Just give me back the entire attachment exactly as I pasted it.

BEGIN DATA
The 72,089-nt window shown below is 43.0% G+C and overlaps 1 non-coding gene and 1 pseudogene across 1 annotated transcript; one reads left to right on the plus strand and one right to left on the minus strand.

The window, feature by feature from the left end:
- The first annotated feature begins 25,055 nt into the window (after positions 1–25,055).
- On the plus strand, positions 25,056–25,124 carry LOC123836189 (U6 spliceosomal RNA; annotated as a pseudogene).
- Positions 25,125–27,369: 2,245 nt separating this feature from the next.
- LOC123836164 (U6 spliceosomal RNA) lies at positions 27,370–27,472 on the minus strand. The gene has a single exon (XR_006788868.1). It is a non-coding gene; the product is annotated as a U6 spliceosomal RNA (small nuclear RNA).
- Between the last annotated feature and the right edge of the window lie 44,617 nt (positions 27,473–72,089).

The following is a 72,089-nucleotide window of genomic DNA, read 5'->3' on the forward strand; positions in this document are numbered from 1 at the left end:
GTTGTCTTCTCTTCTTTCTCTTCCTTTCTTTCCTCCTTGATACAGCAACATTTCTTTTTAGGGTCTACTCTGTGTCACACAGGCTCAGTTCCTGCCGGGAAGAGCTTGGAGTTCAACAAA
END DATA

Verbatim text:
The 72,089-nt window shown below is 43.0% G+C and overlaps 1 non-coding gene and 1 pseudogene across 1 annotated transcript; one reads left to right on the plus strand and one right to left on the minus strand.

The window, feature by feature from the left end:
- The first annotated feature begins 25,055 nt into the window (after positions 1–25,055).
- On the plus strand, positions 25,056–25,124 carry LOC123836189 (U6 spliceosomal RNA; annotated as a pseudogene).
- Positions 25,125–27,369: 2,245 nt separating this feature from the next.
- LOC123836164 (U6 spliceosomal RNA) lies at positions 27,370–27,472 on the minus strand. The gene has a single exon (XR_006788868.1). It is a non-coding gene; the product is annotated as a U6 spliceosomal RNA (small nuclear RNA).
- Between the last annotated feature and the right edge of the window lie 44,617 nt (positions 27,473–72,089).

The following is a 72,089-nucleotide window of genomic DNA, read 5'->3' on the forward strand; positions in this document are numbered from 1 at the left end:
GTTGTCTTCTCTTCTTTCTCTTCCTTTCTTTCCTCCTTGATACAGCAACATTTCTTTTTAGGGTCTACTCTGTGTCACACAGGCTCAGTTCCTGCCGGGAAGAGCTTGGAGTTCAACAAA